How journalists can minimize harm covering shootings

July 8, 2016 11:15

By Kevin Benz, RTDNA Contributor

The horrific shootings in Dallas call for careful and calculated coverage from journalists — again. Journalists must keep in mind that there is clear evidence that coverage of mass shootings has a "contagion effect," encouraging copy-cat violence (see research from Arizona State University). As polarized as this country has become and as hot as this topic now is, the journalist's tone and the words they use are more important than ever. Poor reporting can have devastating consequences.

 
Here are some tips for maintaining calm in our communities while clearly reporting these events:
 
• Keep the tone neutral. Constantly keep in mind that unstable individuals may be consuming your journalism — those who see the shooters as heroes as well as those who may see themselves as self-appointed vigilantes.

• Avoid phrases like "protests turned violent" and "racial tension." These shootings, while related to the protests and to race, were not caused by the protests nor by the race of the protestors. All of the facts point to a peaceful, non-violent, multi-cultural rally that was wrapping up when the shootings happened. This violence is caused by unstable, individual murderers not by a racial group.

• Monitor the words you use particularly when describing race. When is it relevant? When is it not? Obviously race is a key element in this issue of violence between police and minorities, however the problem of mass shootings and gun violence transcends race.

• Decide what words you will use to describe the shooters, victims and those participating in the rally. For example, was it a "black protest" or was it multi-racial and multi-cultural (as the video might suggest)? Certainly the race of the shooters and victims is relevant given statements from Dallas police that a suspect said he wanted to "kill whites."

 
• Be aware of the narrative created by the photos you use and their juxtaposition. Pictures have a narrative all their own, separate from the story you may be telling. Be sure the pictures tell the same story, with the same tone as the words you are using.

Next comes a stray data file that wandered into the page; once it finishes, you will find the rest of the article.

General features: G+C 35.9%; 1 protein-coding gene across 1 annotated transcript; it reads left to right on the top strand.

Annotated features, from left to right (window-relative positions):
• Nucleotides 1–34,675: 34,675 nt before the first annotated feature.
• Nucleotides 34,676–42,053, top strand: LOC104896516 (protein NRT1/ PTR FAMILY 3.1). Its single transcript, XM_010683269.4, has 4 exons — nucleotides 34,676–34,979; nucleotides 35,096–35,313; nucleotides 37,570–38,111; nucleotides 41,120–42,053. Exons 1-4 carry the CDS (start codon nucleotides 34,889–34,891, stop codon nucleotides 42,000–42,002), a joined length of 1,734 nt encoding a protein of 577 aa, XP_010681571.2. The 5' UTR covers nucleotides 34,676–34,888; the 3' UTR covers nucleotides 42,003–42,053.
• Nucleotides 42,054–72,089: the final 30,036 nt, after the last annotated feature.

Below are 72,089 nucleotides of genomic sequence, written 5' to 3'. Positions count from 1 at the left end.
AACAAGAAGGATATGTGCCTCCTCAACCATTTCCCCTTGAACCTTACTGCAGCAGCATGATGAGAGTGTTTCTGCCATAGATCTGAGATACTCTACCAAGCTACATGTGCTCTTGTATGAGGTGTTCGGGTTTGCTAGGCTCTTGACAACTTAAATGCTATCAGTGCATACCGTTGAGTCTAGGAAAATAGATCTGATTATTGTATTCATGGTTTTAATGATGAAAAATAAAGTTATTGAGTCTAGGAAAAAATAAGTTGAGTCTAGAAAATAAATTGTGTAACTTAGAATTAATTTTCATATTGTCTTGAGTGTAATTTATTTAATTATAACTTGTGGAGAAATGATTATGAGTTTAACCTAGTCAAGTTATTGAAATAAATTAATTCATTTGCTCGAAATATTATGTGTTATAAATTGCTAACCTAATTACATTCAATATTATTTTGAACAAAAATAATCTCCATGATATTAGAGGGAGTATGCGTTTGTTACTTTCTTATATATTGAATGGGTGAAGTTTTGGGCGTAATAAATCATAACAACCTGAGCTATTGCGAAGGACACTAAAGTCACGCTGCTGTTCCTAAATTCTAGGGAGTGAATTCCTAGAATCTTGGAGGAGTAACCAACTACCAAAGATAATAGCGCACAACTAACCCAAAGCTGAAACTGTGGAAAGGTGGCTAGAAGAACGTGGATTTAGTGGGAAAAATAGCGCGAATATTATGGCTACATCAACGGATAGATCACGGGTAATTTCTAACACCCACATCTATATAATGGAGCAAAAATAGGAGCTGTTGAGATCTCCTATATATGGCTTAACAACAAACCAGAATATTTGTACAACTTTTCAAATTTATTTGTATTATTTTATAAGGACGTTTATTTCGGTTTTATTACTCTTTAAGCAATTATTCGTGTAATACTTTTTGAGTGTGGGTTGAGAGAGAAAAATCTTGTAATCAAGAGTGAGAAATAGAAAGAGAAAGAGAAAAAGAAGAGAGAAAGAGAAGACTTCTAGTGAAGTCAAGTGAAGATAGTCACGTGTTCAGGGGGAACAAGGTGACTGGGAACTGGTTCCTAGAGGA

• Track who is being quoted in your stories, making sure to hear from a diverse community of voices. One black person does not speak for an entire race anymore than one police officer represents all of law enforcement. Monitor coverage to ensure it is fair, diverse, intelligent and avoids stereotypes.

• Spend more time covering victims than you do covering suspects. Concentrating focus on the shooters creates a hero image in unstable individuals. Stories about victims should focus on who they are as individuals — their families and friends. Constantly grouping them together as "dead police officers" reduces their contributions as individuals and can encourage unstable people bent on "killing cops" or vigilante revenge. Avoid naming suspects too often or referring to them as anything other than a "suspect accused by police" — call victims by name, call suspects "suspects."

• Be aware of your sources. Hate groups will be shifting into high gear in order to get out a message of racial hatred. These groups gain credibility when quoted by journalists and they are good at appearing reasonable while using a language of hate. Know the source of any social media you see and use good editorial decision-making when deciding what to use and what to leave out. When relevant, consider paraphrasing hate speech rather than quoting rhetoric.
 
There is no more important task for journalists than to provide context during tragic events and a forum for vetting community conversations with intelligence and calm. We know journalism can do great good, we also know that poor, tone-deaf reporting can do great harm. Your task has never been more important.

For more best practices, RTDNA's Ethics Committee has developed coverage guidelines for shootings/hostage situations and for mass shootings

You can follow former RTDNA Chairman Kevin Benz' journalism blog at i-mediastrategies.com/journalists. Kevin coaches newsrooms in leadership, journalism ethics and talent performance.